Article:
This correlation between discrimination against sexual minorities and societal attitudes towards women is one of the most distinctive patterns emerging from contemporary comparative legal evidence. For example, “Romania [was] one of the last European countries . . . to criminalize homosexual relations. It also had a law that absolves all the individuals participating in a gang rape of a woman if one of the rapists later marries the victim.” Similarly, in the United States, Hamilton County Municipal Judge Albert Mestemaker, citing “traditional American values” (which are frequently used in U.S. political discourse to attack sexual minorities), sentenced a man convicted of domestic violence to marry the woman he physically abused. “On January 29, 1993, Canada granted asylum to a Saudi feminist who, more than coincidentally, comes from a country in which gays and lesbians may be legally sentenced to death simply for their sexual orientation.” The Southern Baptist Convention, one of the most stridently anti-gay religious bodies in the United States, has also formalized the submissive role of women.

In some cultures, women who took on stereotypically male roles were treated like men. This was the case for Ifeyinwa Olinke, a wealthy nineteenth century woman of the Igbo tribe, situated in what is now Eastern Nigeria:

She was an industrious woman in a community where women, who thereby came to control much of the Igbo tribe's wealth, seized most of the entrepreneurial opportunities. Ifeyinwa socially overshadowed her less prosperous male husband. As a sign of her prosperity and social standing, Ifeyinwa herself became a female husband to other women. Her epithet “Olinke” referred to the fact that she had nine wives.

Just as homosexual relations have been historically contexualized within traditional gender concepts, in some societies, male homosexual activity was sanctioned only so long as it occurred between individuals of different classes or generations. In ancient Greece, for instance, “[p]reoccupation with status pervaded sexual culture to the point where the Greeks could not easily conceive of a relationship based on equality. Sex always involved superiority.” There is thus considerable documentation of what we would currently call bisexuality in societies where it was considered appropriate to engage in either sexual relations with women or members of a subaltern class or younger generation, as long as the individual in the socially superior position did the “penetrating.” In the second century A.D., Greek philosopher Artemidorus Daldianus explained this sentiment in his book The Interpretation of Dreams:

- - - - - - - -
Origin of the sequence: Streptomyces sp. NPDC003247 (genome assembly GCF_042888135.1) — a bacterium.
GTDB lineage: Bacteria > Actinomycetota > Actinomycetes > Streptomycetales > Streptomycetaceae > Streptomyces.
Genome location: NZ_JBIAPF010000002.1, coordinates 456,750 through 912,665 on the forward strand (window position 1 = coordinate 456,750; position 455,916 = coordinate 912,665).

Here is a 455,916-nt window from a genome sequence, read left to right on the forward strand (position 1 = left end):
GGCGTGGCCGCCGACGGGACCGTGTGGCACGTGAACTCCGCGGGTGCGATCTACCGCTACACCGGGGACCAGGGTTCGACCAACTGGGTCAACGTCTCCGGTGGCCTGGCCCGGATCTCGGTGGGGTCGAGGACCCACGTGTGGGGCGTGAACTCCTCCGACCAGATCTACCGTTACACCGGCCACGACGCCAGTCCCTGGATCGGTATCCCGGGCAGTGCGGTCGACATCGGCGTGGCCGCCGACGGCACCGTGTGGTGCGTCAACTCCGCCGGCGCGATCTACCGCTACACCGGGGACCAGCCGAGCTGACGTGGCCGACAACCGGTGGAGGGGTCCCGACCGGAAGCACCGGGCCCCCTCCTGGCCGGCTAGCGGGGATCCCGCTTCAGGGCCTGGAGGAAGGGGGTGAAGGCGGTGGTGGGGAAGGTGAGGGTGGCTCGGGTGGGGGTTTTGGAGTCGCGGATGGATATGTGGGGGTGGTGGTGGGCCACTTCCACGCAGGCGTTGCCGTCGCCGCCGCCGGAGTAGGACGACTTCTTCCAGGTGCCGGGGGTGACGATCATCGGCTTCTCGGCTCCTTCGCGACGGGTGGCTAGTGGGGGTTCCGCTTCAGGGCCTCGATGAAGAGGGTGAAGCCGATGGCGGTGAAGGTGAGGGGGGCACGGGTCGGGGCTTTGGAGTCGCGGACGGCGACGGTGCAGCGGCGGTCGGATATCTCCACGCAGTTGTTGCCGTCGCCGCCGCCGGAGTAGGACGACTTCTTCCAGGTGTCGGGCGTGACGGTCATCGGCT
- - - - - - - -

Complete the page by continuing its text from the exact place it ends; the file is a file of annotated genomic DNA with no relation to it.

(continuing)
[H]aving sexual intercourse with one's servant, whether male or female, is good; for slaves are possessions of the dreamer, so that they signify, quite naturally, that the dreamer will derive pleasure from his possessions . . . . If a man is possessed by a richer, older man, it is good. For it is usual to receive things from such people. But to be possessed by someone who is either younger than oneself or destitute is unlucky. For it is usual to give things to such people. The same holds true if the possessor is older but a beggar.

This view of same-sex relationships mirrored the Athenian view of women generally:

Gender considerations had much to do with this contempt for passivity. The upper-class Athenian family in the classical age was highly patriarchal. Though women managed the household, they were also restricted to it. They lacked all legal personality, were subjected to forced marriage, and were vulnerable to male violence. The relationship between husbands and wives was one of unambiguous domination. In Greek thinking, the family served as a model for all sexual relationships. If in heterosexual couples, the male was active and the wife responsive, then in homosexual couples, the active, insertive partner was male, the passive, receptive partner, female. And to be female was to be inferior to men. For a male to submit to another man sexually was thus to declare himself unworthy of manhood. Aristophanes' complaint about adult men who engage in passive homosexuality is they act like women, something real men should not do.

In the Renaissance and Baroque periods of European history (circa 1400-1650 A.D.), the “powerful tended to prefer their sexual objects subordinated by gender, age, or socioeconomic status.” A homosexual “identity” was avoided by many men in the Renaissance and Baroque periods through categorizing sexual acts “not only by the gender of one's object-choice, but also by the role one performed. As part of a broader effort to demarcate male and female social roles and appropriate gender constructs, contemporary theory drew a sharp distinction between active (masculine) and passive (feminine) sexual roles.” However, “[w]hile adult-youth sex clearly predominated, recent research calls for reexamination of the older assertion that it was the exclusive model, sanctified by Greek precedent.”

A similar call for reexamination of the more traditional assertions regarding the lack of egalitarian homosexual models appears in writings by the Chinese scholar Shen Defu (1578-1642). They indicate that homosexuality among equals was commonplace in, at the very least, the province of Fujian, China: “The Fujianese especially favor male homosexuality. This preference is not limited to any particular social or economic class, but the rich tend to cavort with the rich, and the poor with the poor.”